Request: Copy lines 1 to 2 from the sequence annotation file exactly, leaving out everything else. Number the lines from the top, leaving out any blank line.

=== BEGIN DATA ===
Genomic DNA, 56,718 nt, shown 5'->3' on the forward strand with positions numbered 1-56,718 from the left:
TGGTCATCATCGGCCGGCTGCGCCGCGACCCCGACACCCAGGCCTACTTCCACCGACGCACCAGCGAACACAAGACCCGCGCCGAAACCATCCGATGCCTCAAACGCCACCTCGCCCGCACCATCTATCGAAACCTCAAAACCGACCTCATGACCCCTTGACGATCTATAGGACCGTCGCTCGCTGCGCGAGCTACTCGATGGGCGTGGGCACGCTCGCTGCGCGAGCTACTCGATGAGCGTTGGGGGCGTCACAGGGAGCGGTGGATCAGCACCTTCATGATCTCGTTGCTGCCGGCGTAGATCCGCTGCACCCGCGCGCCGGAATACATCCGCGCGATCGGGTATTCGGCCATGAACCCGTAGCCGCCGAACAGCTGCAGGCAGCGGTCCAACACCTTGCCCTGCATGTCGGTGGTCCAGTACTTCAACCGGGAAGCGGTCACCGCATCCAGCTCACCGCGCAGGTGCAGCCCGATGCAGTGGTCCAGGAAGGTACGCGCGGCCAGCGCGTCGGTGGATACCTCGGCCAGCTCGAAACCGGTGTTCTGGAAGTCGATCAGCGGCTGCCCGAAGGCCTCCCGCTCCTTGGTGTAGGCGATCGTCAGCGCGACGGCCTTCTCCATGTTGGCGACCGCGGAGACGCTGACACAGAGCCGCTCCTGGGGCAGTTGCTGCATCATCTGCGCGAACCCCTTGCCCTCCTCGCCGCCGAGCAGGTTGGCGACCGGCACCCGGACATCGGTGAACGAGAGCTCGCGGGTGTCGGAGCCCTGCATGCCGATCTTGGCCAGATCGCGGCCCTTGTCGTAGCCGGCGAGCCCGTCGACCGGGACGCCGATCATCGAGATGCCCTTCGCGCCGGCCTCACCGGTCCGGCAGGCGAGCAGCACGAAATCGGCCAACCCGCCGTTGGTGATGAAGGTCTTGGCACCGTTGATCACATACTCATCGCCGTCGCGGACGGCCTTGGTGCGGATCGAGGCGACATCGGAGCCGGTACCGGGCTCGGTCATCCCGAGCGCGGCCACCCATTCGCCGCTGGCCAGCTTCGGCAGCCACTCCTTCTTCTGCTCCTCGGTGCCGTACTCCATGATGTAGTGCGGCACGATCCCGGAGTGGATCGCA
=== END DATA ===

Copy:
Genomic DNA, 56,718 nt, shown 5'->3' on the forward strand with positions numbered 1-56,718 from the left:
TGGTCATCATCGGCCGGCTGCGCCGCGACCCCGACACCCAGGCCTACTTCCACCGACGCACCAGCGAACACAAGACCCGCGCCGAAACCATCCGATGCCTCAAACGCCACCTCGCCCGCACCATCTATCGAAACCTCAAAACCGACCTCATGACCCCTTGACGATCTATAGGACCGTCGCTCGCTGCGCGAGCTACTCGATGGGCGTGGGCACGCTCGCTGCGCGAGCTACTCGATGAGCGTTGGGGGCGTCACAGGGAGCGGTGGATCAGCACCTTCATGATCTCGTTGCTGCCGGCGTAGATCCGCTGCACCCGCGCGCCGGAATACATCCGCGCGATCGGGTATTCGGCCATGAACCCGTAGCCGCCGAACAGCTGCAGGCAGCGGTCCAACACCTTGCCCTGCATGTCGGTGGTCCAGTACTTCAACCGGGAAGCGGTCACCGCATCCAGCTCACCGCGCAGGTGCAGCCCGATGCAGTGGTCCAGGAAGGTACGCGCGGCCAGCGCGTCGGTGGATACCTCGGCCAGCTCGAAACCGGTGTTCTGGAAGTCGATCAGCGGCTGCCCGAAGGCCTCCCGCTCCTTGGTGTAGGCGATCGTCAGCGCGACGGCCTTCTCCATGTTGGCGACCGCGGAGACGCTGACACAGAGCCGCTCCTGGGGCAGTTGCTGCATCATCTGCGCGAACCCCTTGCCCTCCTCGCCGCCGAGCAGGTTGGCGACCGGCACCCGGACATCGGTGAACGAGAGCTCGCGGGTGTCGGAGCCCTGCATGCCGATCTTGGCCAGATCGCGGCCCTTGTCGTAGCCGGCGAGCCCGTCGACCGGGACGCCGATCATCGAGATGCCCTTCGCGCCGGCCTCACCGGTCCGGCAGGCGAGCAGCACGAAATCGGCCAACCCGCCGTTGGTGATGAAGGTCTTGGCACCGTTGATCACATACTCATCGCCGTCGCGGACGGCCTTGGTGCGGATCGAGGCGACATCGGAGCCGGTACCGGGCTCGGTCATCCCGAGCGCGGCCACCCATTCGCCGCTGGCCAGCTTCGGCAGCCACTCCTTCTTCTGCTCCTCGGTGCCGTACTCCATGATGTAGTGCGGCACGATCCCGGAGTGGATCGCA